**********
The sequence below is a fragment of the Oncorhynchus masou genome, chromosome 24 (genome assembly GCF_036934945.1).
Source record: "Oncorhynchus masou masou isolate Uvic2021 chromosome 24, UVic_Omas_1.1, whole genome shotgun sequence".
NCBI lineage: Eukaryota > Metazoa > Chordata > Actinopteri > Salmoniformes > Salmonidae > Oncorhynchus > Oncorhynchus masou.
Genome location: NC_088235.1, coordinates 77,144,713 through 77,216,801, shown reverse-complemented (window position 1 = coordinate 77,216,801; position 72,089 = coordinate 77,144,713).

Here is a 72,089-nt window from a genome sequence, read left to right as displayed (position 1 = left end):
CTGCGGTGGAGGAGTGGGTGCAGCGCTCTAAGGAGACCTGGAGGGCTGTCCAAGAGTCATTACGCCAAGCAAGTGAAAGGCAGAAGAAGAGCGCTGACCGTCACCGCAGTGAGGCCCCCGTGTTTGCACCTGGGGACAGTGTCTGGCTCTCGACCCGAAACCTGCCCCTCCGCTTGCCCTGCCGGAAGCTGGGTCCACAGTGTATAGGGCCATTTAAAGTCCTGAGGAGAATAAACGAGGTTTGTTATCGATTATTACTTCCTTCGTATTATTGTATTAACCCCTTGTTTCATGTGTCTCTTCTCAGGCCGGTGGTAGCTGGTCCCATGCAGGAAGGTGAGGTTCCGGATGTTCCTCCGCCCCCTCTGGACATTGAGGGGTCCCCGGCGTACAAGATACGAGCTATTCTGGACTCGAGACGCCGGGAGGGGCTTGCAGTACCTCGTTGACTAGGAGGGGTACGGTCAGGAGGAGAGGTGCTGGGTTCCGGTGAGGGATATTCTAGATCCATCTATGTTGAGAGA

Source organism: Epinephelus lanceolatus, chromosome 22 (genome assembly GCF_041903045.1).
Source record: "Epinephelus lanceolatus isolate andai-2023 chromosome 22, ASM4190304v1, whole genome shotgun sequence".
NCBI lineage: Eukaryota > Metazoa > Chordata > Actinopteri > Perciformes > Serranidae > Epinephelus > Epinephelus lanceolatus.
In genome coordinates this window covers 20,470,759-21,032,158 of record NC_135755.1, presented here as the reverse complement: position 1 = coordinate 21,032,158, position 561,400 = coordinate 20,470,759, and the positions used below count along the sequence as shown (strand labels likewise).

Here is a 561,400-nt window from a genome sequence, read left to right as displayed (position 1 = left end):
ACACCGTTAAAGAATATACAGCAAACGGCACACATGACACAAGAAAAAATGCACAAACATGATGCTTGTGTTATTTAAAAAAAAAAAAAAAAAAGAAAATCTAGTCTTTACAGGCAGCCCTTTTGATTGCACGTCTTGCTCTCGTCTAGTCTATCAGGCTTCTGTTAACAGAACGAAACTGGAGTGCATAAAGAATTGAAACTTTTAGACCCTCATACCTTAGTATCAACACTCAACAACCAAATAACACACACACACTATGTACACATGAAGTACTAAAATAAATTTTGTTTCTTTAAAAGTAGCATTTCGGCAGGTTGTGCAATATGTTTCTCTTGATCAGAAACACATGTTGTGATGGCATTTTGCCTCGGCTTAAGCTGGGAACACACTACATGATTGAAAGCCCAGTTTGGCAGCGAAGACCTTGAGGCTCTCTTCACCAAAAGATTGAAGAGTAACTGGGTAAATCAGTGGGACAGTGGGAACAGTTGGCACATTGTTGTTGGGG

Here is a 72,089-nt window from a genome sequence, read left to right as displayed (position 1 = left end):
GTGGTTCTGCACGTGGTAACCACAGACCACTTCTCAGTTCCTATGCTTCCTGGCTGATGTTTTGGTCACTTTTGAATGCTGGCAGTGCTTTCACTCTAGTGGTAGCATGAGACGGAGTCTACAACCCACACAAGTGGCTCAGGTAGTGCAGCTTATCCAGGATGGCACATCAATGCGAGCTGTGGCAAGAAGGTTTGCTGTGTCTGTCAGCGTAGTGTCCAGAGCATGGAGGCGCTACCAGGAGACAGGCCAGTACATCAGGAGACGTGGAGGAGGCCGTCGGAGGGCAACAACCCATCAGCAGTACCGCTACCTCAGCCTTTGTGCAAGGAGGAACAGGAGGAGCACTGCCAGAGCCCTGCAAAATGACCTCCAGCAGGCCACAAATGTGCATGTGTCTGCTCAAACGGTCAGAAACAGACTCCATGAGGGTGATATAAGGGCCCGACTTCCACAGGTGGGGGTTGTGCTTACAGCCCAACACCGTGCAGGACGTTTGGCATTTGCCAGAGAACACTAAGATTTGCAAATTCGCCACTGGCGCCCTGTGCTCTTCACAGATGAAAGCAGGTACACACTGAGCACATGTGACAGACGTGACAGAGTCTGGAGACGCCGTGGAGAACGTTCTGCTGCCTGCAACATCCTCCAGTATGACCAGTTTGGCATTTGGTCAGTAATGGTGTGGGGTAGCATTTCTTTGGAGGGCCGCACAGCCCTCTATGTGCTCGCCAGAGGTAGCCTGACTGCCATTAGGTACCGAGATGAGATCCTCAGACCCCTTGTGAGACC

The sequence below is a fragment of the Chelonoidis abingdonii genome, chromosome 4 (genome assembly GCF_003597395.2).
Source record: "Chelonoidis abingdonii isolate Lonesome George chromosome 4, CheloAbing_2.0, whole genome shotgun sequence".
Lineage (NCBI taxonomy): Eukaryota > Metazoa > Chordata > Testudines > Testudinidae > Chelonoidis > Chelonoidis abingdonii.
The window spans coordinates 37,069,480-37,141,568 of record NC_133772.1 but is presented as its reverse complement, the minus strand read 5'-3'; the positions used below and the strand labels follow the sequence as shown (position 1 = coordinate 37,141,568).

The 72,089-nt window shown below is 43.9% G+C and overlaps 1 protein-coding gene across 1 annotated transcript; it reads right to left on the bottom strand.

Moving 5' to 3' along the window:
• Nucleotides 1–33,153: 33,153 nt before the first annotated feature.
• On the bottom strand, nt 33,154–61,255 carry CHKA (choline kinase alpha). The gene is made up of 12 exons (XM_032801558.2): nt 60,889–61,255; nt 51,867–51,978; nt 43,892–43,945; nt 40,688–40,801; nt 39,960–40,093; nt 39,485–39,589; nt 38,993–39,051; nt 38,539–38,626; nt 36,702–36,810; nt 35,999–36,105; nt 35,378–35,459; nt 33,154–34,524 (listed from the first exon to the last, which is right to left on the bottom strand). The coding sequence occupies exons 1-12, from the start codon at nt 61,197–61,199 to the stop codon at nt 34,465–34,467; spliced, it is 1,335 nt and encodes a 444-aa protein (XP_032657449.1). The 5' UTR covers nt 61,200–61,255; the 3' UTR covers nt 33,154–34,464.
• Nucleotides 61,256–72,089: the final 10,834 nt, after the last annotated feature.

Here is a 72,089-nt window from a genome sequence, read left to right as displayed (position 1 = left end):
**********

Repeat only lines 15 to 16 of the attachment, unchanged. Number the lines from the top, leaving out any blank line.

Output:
The sequence below is a fragment of the Chelonoidis abingdonii genome, chromosome 4 (genome assembly GCF_003597395.2).
Source record: "Chelonoidis abingdonii isolate Lonesome George chromosome 4, CheloAbing_2.0, whole genome shotgun sequence".